The US government has redefined “pink slime” as ground beef

The story is in the trimmings.
The story is in the trimmings.
Image: AP Photo/J. Scott Applewhite
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Everybody seems to be trying to make a comeback these days, deserved or not. Even “pink slime.”

The term became a dirty word back in 2012 after ABC News ran a segment on beef slaughterhouses, coining the term and setting off a public debate about what’s going into the meat products that we eat in the US. Beef Products Inc., a company that makes pink slime, sued the television network for defamation after its sales plummeted, and two entities settled for a reported $177 million in 2017.

Now the US Department of Agriculture this week reclassified the product, saying it can officially be called “ground beef.”

The term “pink slime” is actually a derogatory one for all the little cuttings and “trim” that appear when cattle carcasses are being sliced up into steaks. At the end of that process, a slaughterhouse essentially packs up all those trimmings and ships them off to be processed into ground beef. Ground beef has a limit to the amount of fat it can contain—no more than 30%—and to control that, processing facilities run those trimmings through a special system.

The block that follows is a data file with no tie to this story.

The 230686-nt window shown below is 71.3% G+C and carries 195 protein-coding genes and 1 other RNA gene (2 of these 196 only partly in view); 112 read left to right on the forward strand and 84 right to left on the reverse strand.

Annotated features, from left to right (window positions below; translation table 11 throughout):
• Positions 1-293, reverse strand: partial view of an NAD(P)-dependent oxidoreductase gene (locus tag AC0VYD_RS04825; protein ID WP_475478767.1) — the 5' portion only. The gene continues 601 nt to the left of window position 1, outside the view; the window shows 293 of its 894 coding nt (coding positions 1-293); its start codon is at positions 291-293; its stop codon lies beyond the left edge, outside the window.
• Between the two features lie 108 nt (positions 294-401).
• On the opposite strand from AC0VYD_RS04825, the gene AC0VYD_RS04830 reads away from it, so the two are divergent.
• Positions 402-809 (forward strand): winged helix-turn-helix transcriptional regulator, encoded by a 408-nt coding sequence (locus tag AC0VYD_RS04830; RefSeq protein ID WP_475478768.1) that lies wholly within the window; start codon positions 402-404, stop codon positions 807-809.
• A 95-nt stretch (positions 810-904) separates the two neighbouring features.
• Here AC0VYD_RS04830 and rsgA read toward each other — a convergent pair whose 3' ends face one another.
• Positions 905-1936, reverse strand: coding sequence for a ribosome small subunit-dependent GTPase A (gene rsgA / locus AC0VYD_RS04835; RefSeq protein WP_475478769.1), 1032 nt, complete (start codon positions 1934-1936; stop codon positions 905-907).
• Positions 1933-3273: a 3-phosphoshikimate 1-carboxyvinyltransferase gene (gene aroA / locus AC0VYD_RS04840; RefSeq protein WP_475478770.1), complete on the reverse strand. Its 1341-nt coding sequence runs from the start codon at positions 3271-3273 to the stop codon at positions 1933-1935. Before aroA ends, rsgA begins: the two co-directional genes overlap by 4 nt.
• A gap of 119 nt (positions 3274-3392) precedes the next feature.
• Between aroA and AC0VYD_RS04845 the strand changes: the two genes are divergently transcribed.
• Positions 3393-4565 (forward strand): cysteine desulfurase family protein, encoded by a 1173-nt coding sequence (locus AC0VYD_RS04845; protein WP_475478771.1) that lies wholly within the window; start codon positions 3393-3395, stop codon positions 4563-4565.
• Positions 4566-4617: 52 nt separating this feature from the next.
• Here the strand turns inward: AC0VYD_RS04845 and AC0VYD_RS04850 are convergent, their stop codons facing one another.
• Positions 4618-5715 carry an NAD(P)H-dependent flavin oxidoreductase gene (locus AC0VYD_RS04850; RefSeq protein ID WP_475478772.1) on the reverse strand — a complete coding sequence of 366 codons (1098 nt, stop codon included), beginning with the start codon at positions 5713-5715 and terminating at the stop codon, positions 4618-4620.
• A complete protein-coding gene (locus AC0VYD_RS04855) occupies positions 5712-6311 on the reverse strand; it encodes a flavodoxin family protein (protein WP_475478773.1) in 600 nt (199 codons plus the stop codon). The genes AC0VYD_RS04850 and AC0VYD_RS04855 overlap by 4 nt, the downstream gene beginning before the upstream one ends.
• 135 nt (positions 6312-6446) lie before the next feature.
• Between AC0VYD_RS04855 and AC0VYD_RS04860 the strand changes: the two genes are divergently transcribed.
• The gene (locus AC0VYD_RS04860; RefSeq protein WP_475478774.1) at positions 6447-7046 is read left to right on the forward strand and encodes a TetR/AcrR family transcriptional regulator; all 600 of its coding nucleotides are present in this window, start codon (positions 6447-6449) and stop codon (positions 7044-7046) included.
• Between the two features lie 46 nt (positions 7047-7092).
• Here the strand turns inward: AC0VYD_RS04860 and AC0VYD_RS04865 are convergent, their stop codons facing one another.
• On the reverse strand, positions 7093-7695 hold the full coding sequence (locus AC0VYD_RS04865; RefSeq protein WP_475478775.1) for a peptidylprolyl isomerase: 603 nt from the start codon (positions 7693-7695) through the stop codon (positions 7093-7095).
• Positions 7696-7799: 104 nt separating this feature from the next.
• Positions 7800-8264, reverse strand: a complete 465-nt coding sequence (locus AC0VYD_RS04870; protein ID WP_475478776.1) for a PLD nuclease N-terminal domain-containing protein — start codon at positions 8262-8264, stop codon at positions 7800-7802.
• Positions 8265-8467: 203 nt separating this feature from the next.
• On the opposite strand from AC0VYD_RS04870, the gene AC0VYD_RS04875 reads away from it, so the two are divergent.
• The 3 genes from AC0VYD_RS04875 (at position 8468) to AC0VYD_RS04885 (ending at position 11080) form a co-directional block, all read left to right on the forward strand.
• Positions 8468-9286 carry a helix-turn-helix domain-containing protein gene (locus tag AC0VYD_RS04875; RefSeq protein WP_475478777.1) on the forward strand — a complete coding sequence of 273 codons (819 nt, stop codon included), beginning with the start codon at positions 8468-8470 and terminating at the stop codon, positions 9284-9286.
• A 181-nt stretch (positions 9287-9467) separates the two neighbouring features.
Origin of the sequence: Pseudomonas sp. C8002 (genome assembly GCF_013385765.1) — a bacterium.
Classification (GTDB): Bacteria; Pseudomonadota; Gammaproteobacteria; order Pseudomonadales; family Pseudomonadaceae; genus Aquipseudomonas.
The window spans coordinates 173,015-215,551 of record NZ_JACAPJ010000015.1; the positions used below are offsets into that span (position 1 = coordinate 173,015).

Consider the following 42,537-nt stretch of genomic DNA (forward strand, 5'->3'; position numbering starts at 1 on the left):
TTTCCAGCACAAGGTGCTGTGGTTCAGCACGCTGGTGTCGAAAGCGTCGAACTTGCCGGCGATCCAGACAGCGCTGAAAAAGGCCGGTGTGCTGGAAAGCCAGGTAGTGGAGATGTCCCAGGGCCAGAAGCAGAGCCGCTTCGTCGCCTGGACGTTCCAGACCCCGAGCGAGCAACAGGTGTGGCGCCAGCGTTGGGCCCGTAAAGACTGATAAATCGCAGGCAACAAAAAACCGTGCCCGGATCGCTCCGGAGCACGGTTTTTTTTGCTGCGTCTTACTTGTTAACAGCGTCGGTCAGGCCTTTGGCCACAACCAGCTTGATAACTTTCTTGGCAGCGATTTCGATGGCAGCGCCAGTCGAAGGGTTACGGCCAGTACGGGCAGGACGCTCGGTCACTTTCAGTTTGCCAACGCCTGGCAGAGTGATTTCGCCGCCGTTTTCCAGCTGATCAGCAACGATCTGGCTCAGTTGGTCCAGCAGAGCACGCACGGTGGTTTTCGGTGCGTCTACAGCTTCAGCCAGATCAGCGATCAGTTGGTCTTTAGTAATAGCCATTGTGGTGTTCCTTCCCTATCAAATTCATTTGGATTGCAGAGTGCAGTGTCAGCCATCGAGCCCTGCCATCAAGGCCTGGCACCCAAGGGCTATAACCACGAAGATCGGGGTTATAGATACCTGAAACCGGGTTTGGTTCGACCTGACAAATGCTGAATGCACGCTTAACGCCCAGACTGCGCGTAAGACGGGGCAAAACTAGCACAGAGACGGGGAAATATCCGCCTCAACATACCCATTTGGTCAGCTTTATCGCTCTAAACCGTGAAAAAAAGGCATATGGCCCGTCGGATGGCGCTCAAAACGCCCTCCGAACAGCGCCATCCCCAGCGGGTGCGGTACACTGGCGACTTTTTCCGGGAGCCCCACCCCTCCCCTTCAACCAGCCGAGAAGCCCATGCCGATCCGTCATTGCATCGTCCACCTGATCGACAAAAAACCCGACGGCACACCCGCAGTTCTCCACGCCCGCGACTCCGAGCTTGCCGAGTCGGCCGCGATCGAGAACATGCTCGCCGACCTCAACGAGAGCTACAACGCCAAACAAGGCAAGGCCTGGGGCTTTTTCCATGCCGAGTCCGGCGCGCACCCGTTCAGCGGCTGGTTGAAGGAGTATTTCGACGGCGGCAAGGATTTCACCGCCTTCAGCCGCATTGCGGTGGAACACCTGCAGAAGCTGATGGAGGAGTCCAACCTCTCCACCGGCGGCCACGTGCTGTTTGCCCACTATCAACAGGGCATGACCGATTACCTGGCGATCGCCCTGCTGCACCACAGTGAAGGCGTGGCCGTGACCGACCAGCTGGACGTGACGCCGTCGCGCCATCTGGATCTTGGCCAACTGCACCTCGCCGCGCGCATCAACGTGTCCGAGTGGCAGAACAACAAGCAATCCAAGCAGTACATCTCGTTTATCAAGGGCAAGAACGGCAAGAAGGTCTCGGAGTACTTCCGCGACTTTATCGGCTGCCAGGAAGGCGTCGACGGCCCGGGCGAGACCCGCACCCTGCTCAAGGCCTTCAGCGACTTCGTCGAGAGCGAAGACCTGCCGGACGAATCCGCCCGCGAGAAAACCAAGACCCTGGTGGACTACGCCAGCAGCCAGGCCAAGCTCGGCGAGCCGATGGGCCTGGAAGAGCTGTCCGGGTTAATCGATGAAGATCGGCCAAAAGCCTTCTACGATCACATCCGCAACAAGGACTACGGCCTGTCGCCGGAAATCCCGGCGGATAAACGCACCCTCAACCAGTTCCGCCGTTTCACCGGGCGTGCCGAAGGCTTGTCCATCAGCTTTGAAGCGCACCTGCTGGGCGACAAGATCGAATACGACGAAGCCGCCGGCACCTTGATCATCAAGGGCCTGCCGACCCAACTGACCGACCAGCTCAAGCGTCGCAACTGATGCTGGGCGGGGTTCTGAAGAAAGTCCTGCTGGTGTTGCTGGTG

First the trimmings are heated to about 100° F (37.7° C). Then they are put through a centrifuge to separate the fat tissue from the muscle tissue. The muscle tissue is sterilized with ammonia (which is commonly used in food production and safe in small amounts) and the resulting product is called “lean finely textured beef,” or pink slime. Or… err… “ground beef.”

Whatever you want to call it, it’s making a comeback under a nicer name than pink slime. And if it can make a comeback, who can’t?